I don't know if he was just tired and felt like giving up, if his brain was just confused, or if he really knew that it is his time to go.  I am hoping for either of the first two options, because either of those can change.  I have experienced enough alone time with him in the hospital that I know I am not ready to say good bye just yet, but I know from experience that God always give us the strength we need in time for whatever he allows us to go through, and I am resting in that.

I wrote this last night and today I got some hard news.  They tell me now that his brain will not likely completely recover.

But we know that the doctors don't have the last word.  Today he is willing to fight it. We know that God's people all over the world are praying. We also know that all things work together for good to them that love the Lord, and we do love Him.

For the next post, see: In Everything Give Thanks

For the previous blog see God can use even our Weak Moments

Saturday, September 11, 2010

God can even use our weak moments - the Waiting Room

I found out yesterday how God can use us even when we feel overcome by our own frustrations. We may be able to look no farther than the desire for personal victory, but God is still at work.

My husband had his open heart surgery two days ago, and by 10am yesterday morning I was very anxious to see him, but the nurse said "no, not until visiting hours at eleven."  I watched other spouses ask admittance and then go in, but I was denied that  chance to let him see that I was there.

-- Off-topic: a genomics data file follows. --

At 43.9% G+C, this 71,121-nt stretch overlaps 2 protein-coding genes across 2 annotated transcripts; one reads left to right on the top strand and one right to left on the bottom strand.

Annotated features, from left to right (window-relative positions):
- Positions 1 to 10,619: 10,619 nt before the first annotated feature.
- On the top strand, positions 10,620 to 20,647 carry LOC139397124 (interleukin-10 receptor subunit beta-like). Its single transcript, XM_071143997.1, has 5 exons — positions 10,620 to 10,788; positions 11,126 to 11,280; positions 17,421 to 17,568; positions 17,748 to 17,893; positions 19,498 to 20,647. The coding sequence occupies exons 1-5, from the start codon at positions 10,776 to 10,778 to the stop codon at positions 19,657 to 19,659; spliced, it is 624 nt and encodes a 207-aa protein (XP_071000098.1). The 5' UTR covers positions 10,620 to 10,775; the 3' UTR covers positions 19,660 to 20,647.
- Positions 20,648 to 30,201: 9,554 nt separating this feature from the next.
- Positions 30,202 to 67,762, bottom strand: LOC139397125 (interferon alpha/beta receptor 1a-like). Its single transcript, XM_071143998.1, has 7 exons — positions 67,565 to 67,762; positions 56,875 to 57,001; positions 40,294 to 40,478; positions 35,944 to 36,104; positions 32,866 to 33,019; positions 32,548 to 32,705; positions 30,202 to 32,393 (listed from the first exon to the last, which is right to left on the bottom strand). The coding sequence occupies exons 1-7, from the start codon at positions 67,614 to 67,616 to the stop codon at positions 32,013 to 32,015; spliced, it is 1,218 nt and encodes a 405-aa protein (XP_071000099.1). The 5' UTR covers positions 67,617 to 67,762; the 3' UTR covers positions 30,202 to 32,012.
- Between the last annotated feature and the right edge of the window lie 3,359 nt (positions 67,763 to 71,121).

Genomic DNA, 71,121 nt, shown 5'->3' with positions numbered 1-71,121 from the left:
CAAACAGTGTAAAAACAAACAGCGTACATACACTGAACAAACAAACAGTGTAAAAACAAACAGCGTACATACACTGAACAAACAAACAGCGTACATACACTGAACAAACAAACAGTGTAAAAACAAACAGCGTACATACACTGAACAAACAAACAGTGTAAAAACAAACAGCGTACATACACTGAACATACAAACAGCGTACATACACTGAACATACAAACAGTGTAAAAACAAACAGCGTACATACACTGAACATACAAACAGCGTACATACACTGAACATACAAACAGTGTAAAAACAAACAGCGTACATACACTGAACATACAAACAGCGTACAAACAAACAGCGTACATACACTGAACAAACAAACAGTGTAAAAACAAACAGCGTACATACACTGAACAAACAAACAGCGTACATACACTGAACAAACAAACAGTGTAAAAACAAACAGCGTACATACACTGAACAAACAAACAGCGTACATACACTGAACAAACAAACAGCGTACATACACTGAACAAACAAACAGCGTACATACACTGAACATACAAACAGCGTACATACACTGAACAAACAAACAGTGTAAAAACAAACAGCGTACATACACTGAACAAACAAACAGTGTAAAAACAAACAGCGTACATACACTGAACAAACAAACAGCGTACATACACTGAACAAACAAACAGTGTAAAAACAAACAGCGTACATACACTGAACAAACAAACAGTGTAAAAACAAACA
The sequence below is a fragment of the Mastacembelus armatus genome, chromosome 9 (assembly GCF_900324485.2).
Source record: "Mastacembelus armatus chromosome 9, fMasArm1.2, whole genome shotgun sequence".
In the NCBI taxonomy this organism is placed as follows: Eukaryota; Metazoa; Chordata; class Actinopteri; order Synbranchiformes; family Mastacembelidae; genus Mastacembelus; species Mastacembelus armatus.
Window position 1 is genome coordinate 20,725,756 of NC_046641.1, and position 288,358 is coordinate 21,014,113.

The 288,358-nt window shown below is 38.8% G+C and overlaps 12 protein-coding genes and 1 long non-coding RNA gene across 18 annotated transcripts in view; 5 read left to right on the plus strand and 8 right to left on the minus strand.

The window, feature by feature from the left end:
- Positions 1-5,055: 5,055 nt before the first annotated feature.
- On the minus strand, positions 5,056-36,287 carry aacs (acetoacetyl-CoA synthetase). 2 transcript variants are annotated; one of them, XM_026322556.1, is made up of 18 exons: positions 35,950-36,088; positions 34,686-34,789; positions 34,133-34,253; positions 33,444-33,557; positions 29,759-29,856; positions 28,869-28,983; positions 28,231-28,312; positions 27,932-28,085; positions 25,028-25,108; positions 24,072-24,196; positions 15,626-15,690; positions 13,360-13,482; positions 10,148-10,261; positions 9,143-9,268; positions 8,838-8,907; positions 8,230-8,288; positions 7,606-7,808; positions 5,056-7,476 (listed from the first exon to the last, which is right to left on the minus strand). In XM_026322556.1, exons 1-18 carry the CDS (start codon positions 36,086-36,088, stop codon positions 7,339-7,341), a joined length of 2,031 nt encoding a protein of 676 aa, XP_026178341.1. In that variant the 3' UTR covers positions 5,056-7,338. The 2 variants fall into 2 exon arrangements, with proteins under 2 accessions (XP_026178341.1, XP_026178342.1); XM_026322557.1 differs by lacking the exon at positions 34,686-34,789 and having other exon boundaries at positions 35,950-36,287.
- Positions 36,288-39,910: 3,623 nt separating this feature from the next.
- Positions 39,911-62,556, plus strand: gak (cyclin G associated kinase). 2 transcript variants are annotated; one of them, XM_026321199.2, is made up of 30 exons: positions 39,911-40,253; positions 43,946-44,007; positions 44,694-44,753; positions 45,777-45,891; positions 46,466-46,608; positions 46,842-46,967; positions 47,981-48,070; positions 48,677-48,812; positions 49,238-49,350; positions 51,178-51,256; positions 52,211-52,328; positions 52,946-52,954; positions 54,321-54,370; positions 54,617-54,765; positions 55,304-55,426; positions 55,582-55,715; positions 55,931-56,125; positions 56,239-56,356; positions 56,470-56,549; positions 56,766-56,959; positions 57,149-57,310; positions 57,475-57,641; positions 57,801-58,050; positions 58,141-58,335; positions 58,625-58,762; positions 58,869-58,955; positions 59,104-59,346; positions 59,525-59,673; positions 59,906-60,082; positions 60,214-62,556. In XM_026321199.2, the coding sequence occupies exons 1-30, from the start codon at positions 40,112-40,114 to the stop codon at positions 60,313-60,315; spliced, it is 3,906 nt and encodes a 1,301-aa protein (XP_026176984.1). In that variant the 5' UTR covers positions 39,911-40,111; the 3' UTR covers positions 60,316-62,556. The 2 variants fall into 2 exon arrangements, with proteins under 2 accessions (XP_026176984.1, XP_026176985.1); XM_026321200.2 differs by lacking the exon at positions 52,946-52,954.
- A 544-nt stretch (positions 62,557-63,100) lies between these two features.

I had already had enough stress that morning while learning to use the Toronto subway.  First I had to walk several blocks to get to the station carrying my heavy laptop, and then I had to stand up in the crowded car for most of the twenty minute ride.  Some days I can handle new challenges.  Yesterday was not one of those days.

I found my way to the ICU waiting room and made the call to ask for admittance.  I was refused, and so, while others were being allowed into ICU, I was preparing to have my own lonely little pity party. But I was not alone.  Not only was God with me, but there were others in the waiting room who also had to wait. And some of those were people God wanted me to meet.

A mother and daughter  recognized the agitation in my spirit and stopped to encourage me and give me a hug.  We got talking and eventually some of their problems came out.  The conversation eventually led to God and prayer. The mom said she had been taught to pray for others but had never felt right about praying for herself.  A friend had told her she should, but when she tried she felt uncomfortable about it.  I had the opportunity of telling her about a personal God who loves us enough to want a personal relationship. And while I spoke my own words were reminding me to share my burden with my Savior.